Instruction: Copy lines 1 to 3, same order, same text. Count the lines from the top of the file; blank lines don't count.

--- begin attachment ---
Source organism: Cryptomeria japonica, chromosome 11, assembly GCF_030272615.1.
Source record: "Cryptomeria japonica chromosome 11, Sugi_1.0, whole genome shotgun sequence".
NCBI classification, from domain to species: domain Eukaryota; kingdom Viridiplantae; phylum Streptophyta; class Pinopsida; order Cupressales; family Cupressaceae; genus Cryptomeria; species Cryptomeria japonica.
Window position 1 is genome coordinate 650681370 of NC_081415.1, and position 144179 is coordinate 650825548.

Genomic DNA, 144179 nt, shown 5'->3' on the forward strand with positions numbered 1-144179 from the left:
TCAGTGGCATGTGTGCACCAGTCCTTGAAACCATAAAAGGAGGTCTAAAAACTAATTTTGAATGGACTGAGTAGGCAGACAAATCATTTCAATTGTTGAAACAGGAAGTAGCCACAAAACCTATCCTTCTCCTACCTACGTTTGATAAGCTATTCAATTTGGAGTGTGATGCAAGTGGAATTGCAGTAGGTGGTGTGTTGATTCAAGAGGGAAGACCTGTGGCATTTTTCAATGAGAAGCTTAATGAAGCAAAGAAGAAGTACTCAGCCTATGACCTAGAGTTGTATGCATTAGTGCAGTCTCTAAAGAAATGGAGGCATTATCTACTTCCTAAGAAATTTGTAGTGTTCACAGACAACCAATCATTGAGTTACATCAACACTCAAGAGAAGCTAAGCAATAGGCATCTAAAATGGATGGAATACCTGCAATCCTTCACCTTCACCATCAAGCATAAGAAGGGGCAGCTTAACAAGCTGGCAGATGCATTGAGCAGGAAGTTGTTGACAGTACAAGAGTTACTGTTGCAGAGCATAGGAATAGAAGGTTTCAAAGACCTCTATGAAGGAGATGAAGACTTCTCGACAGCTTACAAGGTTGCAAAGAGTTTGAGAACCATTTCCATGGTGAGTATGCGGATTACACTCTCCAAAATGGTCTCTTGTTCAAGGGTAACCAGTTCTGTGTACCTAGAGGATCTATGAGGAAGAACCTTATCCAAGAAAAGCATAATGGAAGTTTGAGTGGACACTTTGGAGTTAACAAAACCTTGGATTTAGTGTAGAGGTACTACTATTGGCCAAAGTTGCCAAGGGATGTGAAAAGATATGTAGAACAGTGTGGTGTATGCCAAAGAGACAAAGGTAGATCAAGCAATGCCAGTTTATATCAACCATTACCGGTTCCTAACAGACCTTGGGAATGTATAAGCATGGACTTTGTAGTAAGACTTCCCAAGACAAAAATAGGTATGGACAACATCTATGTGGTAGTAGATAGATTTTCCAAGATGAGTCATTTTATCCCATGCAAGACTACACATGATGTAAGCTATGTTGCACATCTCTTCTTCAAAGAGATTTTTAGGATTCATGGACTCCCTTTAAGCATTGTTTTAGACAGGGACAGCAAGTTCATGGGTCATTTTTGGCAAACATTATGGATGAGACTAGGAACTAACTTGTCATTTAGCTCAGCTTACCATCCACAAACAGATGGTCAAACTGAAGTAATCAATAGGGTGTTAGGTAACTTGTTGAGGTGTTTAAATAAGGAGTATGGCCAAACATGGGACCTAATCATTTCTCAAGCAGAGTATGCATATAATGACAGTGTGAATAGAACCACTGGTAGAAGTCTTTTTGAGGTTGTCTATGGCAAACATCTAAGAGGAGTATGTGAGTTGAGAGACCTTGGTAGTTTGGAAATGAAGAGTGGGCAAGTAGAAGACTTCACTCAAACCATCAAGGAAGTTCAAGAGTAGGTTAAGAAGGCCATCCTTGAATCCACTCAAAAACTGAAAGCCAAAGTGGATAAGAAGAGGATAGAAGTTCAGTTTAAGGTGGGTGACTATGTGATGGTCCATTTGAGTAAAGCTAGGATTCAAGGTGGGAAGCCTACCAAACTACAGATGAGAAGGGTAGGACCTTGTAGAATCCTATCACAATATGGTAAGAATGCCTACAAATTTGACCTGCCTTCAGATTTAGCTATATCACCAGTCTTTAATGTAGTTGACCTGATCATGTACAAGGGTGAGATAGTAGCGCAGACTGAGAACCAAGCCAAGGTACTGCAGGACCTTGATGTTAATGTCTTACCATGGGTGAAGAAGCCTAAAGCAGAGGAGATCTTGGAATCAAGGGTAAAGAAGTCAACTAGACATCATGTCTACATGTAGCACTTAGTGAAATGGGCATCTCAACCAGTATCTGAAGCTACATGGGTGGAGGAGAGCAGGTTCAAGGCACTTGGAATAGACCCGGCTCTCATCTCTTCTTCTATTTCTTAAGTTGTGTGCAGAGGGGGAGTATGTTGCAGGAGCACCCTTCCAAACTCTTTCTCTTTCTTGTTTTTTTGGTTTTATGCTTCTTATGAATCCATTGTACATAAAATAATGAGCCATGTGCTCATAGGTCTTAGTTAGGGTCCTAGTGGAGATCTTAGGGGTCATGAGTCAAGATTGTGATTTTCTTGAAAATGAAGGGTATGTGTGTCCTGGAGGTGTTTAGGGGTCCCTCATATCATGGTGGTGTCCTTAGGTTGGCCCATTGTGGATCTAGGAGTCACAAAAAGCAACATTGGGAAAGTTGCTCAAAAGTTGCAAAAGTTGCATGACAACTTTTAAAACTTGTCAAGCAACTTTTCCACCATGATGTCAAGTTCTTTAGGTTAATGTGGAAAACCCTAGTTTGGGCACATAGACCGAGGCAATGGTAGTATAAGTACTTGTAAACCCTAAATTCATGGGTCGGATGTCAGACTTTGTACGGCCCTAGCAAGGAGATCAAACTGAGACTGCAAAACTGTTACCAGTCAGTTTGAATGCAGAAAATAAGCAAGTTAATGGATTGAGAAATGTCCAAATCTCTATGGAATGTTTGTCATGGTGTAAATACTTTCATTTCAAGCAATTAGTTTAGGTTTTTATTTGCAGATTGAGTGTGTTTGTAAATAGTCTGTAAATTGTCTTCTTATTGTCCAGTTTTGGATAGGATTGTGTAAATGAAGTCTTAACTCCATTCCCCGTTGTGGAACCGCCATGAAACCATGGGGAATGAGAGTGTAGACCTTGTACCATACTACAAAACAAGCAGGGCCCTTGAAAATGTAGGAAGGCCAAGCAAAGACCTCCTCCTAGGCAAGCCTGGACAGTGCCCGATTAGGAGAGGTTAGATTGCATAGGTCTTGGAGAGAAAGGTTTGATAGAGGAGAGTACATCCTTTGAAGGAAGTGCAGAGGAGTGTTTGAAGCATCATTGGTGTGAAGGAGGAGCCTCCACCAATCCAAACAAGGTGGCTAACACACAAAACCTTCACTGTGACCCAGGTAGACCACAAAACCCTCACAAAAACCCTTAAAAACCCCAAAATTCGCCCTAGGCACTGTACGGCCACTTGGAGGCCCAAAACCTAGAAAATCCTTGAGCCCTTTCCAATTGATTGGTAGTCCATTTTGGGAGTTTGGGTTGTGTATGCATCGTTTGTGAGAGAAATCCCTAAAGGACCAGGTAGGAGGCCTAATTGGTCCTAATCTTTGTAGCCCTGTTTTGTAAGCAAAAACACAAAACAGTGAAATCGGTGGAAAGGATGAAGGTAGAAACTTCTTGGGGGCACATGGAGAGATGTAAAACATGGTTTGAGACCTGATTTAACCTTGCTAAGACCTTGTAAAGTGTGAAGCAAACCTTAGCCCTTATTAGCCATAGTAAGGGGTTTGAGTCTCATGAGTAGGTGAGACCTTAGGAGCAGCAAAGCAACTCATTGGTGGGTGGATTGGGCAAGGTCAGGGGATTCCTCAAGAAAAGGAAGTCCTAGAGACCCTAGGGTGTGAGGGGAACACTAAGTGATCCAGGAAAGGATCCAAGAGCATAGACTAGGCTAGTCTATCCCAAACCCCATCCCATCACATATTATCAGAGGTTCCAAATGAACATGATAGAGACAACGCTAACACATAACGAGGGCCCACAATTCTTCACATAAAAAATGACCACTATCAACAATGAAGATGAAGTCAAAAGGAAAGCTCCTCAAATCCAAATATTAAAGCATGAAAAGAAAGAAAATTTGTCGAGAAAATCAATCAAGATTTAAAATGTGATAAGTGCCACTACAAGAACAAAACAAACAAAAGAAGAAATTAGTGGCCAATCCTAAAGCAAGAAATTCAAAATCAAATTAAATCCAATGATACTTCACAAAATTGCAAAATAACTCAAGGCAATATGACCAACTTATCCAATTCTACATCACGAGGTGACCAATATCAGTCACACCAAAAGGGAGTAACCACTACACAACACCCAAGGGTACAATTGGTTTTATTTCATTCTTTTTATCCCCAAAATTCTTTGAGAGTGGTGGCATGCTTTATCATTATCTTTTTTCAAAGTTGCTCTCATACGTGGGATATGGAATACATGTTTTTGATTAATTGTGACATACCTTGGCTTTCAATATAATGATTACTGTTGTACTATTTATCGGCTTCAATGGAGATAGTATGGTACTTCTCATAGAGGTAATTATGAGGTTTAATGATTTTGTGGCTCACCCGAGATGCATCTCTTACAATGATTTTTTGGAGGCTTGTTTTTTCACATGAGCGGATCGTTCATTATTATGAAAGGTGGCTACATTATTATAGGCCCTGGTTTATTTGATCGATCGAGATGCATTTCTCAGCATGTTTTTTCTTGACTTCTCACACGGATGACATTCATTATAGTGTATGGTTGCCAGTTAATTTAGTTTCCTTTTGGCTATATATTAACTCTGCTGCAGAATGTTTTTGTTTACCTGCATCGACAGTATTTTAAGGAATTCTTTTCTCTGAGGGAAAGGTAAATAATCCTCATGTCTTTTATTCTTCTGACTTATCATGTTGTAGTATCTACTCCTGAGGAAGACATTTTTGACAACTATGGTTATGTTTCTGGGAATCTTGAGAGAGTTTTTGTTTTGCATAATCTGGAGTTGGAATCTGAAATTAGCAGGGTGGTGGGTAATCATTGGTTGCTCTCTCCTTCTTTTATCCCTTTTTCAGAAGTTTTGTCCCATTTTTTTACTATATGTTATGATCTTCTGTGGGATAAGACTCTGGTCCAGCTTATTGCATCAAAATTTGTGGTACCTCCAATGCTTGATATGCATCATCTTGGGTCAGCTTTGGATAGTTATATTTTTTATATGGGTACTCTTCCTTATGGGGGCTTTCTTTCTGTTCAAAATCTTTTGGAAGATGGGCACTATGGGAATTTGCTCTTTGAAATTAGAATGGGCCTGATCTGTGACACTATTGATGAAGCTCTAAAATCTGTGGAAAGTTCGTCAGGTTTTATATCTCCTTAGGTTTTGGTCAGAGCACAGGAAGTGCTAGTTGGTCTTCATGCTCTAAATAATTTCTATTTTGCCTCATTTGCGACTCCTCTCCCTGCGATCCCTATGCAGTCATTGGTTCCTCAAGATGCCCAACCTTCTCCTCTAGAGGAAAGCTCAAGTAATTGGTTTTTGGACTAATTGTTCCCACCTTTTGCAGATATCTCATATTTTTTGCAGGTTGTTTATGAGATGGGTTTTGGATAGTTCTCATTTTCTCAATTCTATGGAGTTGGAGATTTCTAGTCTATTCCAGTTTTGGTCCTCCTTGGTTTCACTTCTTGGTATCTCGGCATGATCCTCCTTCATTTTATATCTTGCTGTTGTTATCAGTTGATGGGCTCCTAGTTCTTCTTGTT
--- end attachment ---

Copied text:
Source organism: Cryptomeria japonica, chromosome 11, assembly GCF_030272615.1.
Source record: "Cryptomeria japonica chromosome 11, Sugi_1.0, whole genome shotgun sequence".
NCBI classification, from domain to species: domain Eukaryota; kingdom Viridiplantae; phylum Streptophyta; class Pinopsida; order Cupressales; family Cupressaceae; genus Cryptomeria; species Cryptomeria japonica.